Can You Have a Corporation Without Paying Salaries?

By Terry Masters

Once an owner forms a corporation, there is no law that requires it to hire employees or pay salaries. Legally, the corporation exists as long as articles of incorporation are on file with a state and the company remains in good standing by filing any required reports or information updates with the state business registrar. If the company is conducting business, however, it is the opinion of the Internal Revenue Service that someone must be acting on the corporation's behalf. In that case, any money the person receives from the corporation will likely be classified as salary, whether or not the owners intended the distribution to be viewed that way.

Legal Authority

The incorporation statute of the state where the corporation has filed its articles of incorporation governs it activities. That law establishes the corporation as a separate entity with many of the rights of an individual and grants it authority to act in its own name. One of the powers the law gives corporations is the ability to hire people. The exercise of this authority is discretionary and not mandatory, however. A corporation has the legal right to employ hundreds of people or none at all.

Perpetual Existence

A corporation comes into existence when it files articles of incorporation with the state. The viability of that document is the only barometer of the existence of a corporation. If a business presents itself in every way like a corporation but has not filed articles with a state, it cannot be treated as a corporation under the law. Likewise, if a business with filed articles of incorporation does nothing to further its business activities, it would still exist as an entity until someone files articles of dissolution and effectively withdraws the incorporation paperwork from the state.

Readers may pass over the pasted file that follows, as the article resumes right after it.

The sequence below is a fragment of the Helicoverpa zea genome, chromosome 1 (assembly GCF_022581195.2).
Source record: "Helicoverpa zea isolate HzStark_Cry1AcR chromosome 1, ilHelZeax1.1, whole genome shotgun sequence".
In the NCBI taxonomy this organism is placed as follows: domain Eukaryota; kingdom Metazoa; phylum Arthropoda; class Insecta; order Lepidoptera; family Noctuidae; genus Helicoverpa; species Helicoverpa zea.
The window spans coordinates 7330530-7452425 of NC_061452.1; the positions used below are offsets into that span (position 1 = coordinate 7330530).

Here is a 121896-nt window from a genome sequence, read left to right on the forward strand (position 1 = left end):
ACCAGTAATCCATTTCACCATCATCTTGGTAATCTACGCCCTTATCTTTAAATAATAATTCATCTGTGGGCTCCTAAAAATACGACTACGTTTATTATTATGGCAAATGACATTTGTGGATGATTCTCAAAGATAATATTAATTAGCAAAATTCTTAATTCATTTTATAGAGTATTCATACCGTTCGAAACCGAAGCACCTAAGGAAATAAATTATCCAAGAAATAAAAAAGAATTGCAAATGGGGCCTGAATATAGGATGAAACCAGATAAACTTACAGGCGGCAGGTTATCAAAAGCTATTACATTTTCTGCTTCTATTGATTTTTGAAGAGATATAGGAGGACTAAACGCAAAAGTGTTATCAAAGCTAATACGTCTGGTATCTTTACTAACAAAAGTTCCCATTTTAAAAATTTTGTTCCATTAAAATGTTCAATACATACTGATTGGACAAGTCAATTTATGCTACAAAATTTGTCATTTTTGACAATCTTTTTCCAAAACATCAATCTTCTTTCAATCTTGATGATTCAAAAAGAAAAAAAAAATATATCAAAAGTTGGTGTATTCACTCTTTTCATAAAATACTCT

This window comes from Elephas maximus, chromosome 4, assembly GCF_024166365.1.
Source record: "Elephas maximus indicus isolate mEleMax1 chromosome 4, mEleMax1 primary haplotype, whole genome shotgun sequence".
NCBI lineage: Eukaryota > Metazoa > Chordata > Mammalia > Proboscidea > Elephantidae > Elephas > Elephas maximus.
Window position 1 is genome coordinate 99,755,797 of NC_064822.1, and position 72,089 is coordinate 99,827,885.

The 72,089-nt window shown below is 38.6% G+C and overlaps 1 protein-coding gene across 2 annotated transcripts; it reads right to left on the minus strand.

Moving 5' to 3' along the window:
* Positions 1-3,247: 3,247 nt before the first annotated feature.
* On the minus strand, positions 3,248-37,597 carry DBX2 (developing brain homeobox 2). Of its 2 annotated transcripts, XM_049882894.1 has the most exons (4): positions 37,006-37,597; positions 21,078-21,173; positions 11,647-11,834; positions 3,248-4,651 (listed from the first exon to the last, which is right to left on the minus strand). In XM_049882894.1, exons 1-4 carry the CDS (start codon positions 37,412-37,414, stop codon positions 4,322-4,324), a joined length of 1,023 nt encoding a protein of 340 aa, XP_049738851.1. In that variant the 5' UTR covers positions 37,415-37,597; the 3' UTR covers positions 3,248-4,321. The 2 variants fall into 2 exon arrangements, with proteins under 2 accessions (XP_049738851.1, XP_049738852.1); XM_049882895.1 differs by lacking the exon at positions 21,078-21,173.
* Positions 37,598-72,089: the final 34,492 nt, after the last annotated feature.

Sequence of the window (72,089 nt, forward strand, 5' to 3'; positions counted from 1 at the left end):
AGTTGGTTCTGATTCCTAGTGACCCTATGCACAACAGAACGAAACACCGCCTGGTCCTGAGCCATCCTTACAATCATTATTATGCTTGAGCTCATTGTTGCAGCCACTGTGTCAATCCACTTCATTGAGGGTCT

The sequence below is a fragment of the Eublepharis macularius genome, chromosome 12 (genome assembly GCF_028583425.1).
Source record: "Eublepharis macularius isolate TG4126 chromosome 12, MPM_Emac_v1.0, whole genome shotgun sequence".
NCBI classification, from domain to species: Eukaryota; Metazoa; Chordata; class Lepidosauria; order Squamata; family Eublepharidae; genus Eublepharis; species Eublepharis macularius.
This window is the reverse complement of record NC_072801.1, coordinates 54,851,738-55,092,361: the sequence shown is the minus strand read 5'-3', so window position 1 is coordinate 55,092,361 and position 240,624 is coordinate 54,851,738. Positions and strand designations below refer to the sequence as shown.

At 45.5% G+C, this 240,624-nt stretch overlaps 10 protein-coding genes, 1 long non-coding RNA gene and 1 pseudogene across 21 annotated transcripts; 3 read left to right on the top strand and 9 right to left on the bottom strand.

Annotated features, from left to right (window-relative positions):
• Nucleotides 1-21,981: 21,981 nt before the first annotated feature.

Ready to incorporate your business? Get Started Now

Ownership Withdrawals

When a corporation is in startup phase, it is common for the owners to work for the corporation until the business can afford to hire employees. Nothing requires the owners to draw a salary from the corporation. The owners are within their rights to work for their business for free. Sometimes, however, owners work for the company and take withdrawals as profits, also known as dividends, to avoid paying payroll taxes on the money. These dividends are sometimes distributed periodically, such as every quarter, or once a year. Technically, this practice is perfectly legitimate from a legal standpoint. It often runs afoul of the IRS, unfortunately.

The 60/40 Rule

The IRS wants to make sure it collects payroll taxes on income. If people are allowed to classify infusions of cash as dividends or some other category of payment, the payroll taxes that support the economy, such as Social Security taxes, will diminish. Although a corporation can operate without paying a salary, if it is making money and distributing profits, the IRS figures someone must be doing the work and classifies that person as an employee. The IRS has held that if a corporation is distributing profits to owners and the owners are the only ones working for the company, 60 percent of the distribution should be treated as salary and only 40 percent as dividends. Owners are free to disregard this rule of thumb but other distribution plans can expose the corporation to heightened IRS scrutiny.